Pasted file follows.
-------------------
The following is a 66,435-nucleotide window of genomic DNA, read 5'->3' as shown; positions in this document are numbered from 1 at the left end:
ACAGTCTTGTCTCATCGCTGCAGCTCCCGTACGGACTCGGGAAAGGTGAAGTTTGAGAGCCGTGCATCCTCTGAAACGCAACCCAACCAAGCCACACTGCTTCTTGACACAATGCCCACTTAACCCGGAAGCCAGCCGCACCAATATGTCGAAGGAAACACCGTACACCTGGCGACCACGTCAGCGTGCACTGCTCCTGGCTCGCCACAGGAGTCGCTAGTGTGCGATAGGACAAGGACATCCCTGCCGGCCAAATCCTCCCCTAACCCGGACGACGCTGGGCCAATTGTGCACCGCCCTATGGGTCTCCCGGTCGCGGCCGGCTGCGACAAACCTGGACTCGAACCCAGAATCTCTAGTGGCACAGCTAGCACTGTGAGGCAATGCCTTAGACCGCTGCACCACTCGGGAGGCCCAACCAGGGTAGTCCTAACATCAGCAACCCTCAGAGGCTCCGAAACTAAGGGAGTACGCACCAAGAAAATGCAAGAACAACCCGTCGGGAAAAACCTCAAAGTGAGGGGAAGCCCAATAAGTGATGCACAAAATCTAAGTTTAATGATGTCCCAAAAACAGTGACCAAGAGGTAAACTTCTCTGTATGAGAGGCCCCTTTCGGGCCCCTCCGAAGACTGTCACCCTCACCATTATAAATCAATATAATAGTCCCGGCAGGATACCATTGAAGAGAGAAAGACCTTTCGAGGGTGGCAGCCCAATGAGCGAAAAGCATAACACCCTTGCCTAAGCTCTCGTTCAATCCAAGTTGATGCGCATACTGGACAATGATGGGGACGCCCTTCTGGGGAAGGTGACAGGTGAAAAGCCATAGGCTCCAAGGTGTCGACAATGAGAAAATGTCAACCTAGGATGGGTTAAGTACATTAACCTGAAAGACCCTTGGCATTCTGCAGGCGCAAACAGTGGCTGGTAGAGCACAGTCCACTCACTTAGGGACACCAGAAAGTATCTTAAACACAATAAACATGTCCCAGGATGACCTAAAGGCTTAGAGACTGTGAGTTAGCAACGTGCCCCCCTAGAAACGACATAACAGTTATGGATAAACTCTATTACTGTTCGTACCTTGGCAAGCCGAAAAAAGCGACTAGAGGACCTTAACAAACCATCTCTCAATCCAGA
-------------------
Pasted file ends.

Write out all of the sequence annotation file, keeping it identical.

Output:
The following is a 66,435-nucleotide window of genomic DNA, read 5'->3' as shown; positions in this document are numbered from 1 at the left end:
ACAGTCTTGTCTCATCGCTGCAGCTCCCGTACGGACTCGGGAAAGGTGAAGTTTGAGAGCCGTGCATCCTCTGAAACGCAACCCAACCAAGCCACACTGCTTCTTGACACAATGCCCACTTAACCCGGAAGCCAGCCGCACCAATATGTCGAAGGAAACACCGTACACCTGGCGACCACGTCAGCGTGCACTGCTCCTGGCTCGCCACAGGAGTCGCTAGTGTGCGATAGGACAAGGACATCCCTGCCGGCCAAATCCTCCCCTAACCCGGACGACGCTGGGCCAATTGTGCACCGCCCTATGGGTCTCCCGGTCGCGGCCGGCTGCGACAAACCTGGACTCGAACCCAGAATCTCTAGTGGCACAGCTAGCACTGTGAGGCAATGCCTTAGACCGCTGCACCACTCGGGAGGCCCAACCAGGGTAGTCCTAACATCAGCAACCCTCAGAGGCTCCGAAACTAAGGGAGTACGCACCAAGAAAATGCAAGAACAACCCGTCGGGAAAAACCTCAAAGTGAGGGGAAGCCCAATAAGTGATGCACAAAATCTAAGTTTAATGATGTCCCAAAAACAGTGACCAAGAGGTAAACTTCTCTGTATGAGAGGCCCCTTTCGGGCCCCTCCGAAGACTGTCACCCTCACCATTATAAATCAATATAATAGTCCCGGCAGGATACCATTGAAGAGAGAAAGACCTTTCGAGGGTGGCAGCCCAATGAGCGAAAAGCATAACACCCTTGCCTAAGCTCTCGTTCAATCCAAGTTGATGCGCATACTGGACAATGATGGGGACGCCCTTCTGGGGAAGGTGACAGGTGAAAAGCCATAGGCTCCAAGGTGTCGACAATGAGAAAATGTCAACCTAGGATGGGTTAAGTACATTAACCTGAAAGACCCTTGGCATTCTGCAGGCGCAAACAGTGGCTGGTAGAGCACAGTCCACTCACTTAGGGACACCAGAAAGTATCTTAAACACAATAAACATGTCCCAGGATGACCTAAAGGCTTAGAGACTGTGAGTTAGCAACGTGCCCCCCTAGAAACGACATAACAGTTATGGATAAACTCTATTACTGTTCGTACCTTGGCAAGCCGAAAAAAGCGACTAGAGGACCTTAACAAACCATCTCTCAATCCAGA